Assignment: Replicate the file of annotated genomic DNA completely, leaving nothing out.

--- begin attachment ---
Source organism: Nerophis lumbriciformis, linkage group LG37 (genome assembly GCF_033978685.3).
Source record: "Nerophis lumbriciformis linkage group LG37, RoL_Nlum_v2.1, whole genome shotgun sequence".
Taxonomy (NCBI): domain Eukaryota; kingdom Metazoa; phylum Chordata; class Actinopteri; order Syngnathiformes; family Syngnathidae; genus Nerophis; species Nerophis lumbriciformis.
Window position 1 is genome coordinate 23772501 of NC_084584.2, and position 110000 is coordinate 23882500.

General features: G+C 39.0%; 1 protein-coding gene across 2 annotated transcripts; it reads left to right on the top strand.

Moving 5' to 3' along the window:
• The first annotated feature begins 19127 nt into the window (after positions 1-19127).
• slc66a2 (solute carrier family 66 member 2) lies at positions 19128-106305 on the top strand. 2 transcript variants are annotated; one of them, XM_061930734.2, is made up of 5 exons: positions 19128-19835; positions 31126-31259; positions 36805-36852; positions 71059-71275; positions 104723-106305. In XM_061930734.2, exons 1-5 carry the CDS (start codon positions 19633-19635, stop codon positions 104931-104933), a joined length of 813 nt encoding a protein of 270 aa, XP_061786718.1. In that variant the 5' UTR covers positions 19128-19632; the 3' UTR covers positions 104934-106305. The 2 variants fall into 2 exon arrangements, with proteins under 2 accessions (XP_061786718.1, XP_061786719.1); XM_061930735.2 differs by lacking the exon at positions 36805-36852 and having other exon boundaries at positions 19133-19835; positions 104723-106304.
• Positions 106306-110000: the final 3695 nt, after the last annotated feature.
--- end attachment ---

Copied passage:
Source organism: Nerophis lumbriciformis, linkage group LG37 (genome assembly GCF_033978685.3).
Source record: "Nerophis lumbriciformis linkage group LG37, RoL_Nlum_v2.1, whole genome shotgun sequence".
Taxonomy (NCBI): domain Eukaryota; kingdom Metazoa; phylum Chordata; class Actinopteri; order Syngnathiformes; family Syngnathidae; genus Nerophis; species Nerophis lumbriciformis.
Window position 1 is genome coordinate 23772501 of NC_084584.2, and position 110000 is coordinate 23882500.

General features: G+C 39.0%; 1 protein-coding gene across 2 annotated transcripts; it reads left to right on the top strand.

Moving 5' to 3' along the window:
• The first annotated feature begins 19127 nt into the window (after positions 1-19127).
• slc66a2 (solute carrier family 66 member 2) lies at positions 19128-106305 on the top strand. 2 transcript variants are annotated; one of them, XM_061930734.2, is made up of 5 exons: positions 19128-19835; positions 31126-31259; positions 36805-36852; positions 71059-71275; positions 104723-106305. In XM_061930734.2, exons 1-5 carry the CDS (start codon positions 19633-19635, stop codon positions 104931-104933), a joined length of 813 nt encoding a protein of 270 aa, XP_061786718.1. In that variant the 5' UTR covers positions 19128-19632; the 3' UTR covers positions 104934-106305. The 2 variants fall into 2 exon arrangements, with proteins under 2 accessions (XP_061786718.1, XP_061786719.1); XM_061930735.2 differs by lacking the exon at positions 36805-36852 and having other exon boundaries at positions 19133-19835; positions 104723-106304.
• Positions 106306-110000: the final 3695 nt, after the last annotated feature.